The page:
School of Chemical Engineering
Forney Hall of Chemical Engineering
480 Stadium Mall Drive
West Lafayette, IN 47907-2100
Heterogeneous catalysis is an integral component of many technologies that drive our chemical and energy industries. We are an experimental research group that studies the fundamentals and applications of heterogeneous catalysis and the targeted synthesis of inorganic solids and molecular sieves. We combine approaches in materials synthesis, characterization, and kinetic and mechanistic studies to probe the site requirements, reactive intermediates and elementary steps that constitute reaction mechanisms. We aim to develop structure-function relations that predict how reactant and catalyst structures influence reactivity and selectivity, in order to inform catalyst design and selection for new and existing catalytic processes.
Our current research interests fall within the following areas:
(i) catalytic routes and materials that enable the conversion of petroleum- and natural gas-derived hydrocarbons to transportation fuels and chemicals
(ii) catalyst design for selective reactions of multifunctional and polyfunctional molecules, such as those derived from renewable biomass, in liquid and gaseous phases
(iii) selective catalytic reduction of NOx (x = 1, 2) compounds with ammonia for pollution abatement in lean-burn engine emissions
We also focus on investigating microporous and mesoporous materials, zeolites, and molecular sieves, which are prevalent in the petrochemical refining and chemical industries. These crystalline oxides contain catalytically active sites confined within ordered void spaces (channels, cages, pockets) of molecular dimension (typically <2 nm). The properties of both the active sites and the confining environments can strongly influence catalytic rates and selectivities. In certain contexts, synthetic molecular sieves show catalytic reactivity and specificity reminiscent of that displayed by biological enzymes. One long-term goal of our research program is to understand fundamentally why and when synthetic materials exhibit such remarkable catalytic behavior.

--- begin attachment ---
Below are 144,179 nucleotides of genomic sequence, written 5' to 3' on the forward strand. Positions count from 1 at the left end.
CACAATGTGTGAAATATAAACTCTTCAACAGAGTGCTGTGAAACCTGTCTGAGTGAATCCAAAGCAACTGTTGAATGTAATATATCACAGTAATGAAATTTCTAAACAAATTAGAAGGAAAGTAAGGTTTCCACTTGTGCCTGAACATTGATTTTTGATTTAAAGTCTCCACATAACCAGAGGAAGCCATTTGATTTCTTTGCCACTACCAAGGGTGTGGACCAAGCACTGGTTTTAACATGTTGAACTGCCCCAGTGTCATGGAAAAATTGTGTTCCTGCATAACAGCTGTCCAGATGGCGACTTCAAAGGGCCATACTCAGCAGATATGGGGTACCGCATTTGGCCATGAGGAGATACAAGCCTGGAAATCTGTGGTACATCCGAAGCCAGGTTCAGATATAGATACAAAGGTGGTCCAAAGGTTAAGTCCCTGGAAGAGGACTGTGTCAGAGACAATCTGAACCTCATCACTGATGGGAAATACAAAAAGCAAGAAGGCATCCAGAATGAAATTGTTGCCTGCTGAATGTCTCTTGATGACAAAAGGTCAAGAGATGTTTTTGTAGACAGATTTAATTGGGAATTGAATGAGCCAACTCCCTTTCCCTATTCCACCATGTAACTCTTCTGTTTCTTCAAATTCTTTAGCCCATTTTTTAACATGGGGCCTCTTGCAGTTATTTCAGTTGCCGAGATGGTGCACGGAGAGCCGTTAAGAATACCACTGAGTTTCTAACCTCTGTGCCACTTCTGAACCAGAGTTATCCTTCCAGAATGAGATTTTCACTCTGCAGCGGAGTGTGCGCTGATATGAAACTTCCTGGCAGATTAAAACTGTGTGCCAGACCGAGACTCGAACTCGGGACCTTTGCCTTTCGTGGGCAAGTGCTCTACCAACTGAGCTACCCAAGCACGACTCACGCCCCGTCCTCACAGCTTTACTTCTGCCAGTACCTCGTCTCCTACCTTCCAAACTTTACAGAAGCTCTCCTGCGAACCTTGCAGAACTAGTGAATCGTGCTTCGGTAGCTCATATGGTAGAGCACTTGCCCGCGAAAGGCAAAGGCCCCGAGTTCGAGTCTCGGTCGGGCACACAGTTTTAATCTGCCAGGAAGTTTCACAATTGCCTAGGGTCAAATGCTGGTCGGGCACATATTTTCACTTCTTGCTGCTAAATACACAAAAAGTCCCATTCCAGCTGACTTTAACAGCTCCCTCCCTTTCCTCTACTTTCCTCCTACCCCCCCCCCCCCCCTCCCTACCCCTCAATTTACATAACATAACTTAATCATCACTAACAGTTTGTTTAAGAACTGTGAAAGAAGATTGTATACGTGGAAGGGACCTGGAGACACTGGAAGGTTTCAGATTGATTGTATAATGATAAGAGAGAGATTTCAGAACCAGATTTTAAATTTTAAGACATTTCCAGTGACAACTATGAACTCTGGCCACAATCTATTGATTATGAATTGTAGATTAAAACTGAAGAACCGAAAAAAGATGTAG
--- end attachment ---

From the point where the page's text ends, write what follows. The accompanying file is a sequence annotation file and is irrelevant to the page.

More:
We are a part of the Purdue Catalysis Center, which fosters interaction among faculty and students in catalysis research groups by collaborating on research projects, sharing resources and facilities, and holding weekly joint group meetings.
- Jason Bates
- Michael Cordon
- John Di Iorio
- Ravi Joshi
- James Harris (co-advised with Fabio Ribeiro and Nicholas Delgass)
- Philip Kester
- Claire Nimlos
- Juan Carlos Vega-Vila
- Jacklyn Hall
- Alyssa LaRue
Awards and Honors
"Titration and Quantification of Open and Closed Lewis Acid Sites in Sn-Beta Zeolites that Catalyze Glucose Isomerization", J. W. Harris, M. J. Cordon, J. R. Di Iorio, J. C. Vega-Vila, F. H. Ribeiro, R. Gounder, Journal of Catalysis, 335, 141-154, (2016).
"The Dynamic Nature of Br??nsted Acid Sites in Cu-Zeolites During NOx Selective Catalytic Reduction: Quantification by Gas-Phase Ammonia Titration", J. R. Di Iorio, S. A. Bates, A. A. Verma, W. N. Delgass, F. H. Ribeiro, J. T. Miller, R. Gounder, Topics in Catalysis, 58, 424-434, (2015).
"Isolation of the Copper Redox Steps in the Standard Selective Catalytic Reduction on Cu-SSZ-13", C. Paolucci, A. A. Verma, S. A. Bates, V. F. Kispersky, J. T. Miller, R. Gounder, W. N. Delgass, F. H. Ribeiro, W. F. Schneider, Angewandte Chemie International Edition, 53, 11828-11833, (2014).
"Hydrophobic Microporous and Mesoporous Oxides as Br??nsted and Lewis Acid Catalysts for Biomass Conversion in Liquid Water", R. Gounder, Catalysis Science & Technology, 4, 2877-2886, (2014). (Invited Article).
"Methods for NH3 Titration of Bronsted Acid Sites in Cu-Zeolites that Catalyze the Selective Catalytic Reduction of NOx with NH3", S. A. Bates, W. N. Delgass, F. H. Ribeiro, J. T. Miller, R. Gounder, Journal of Catalysis, 312, 26-36 (2014).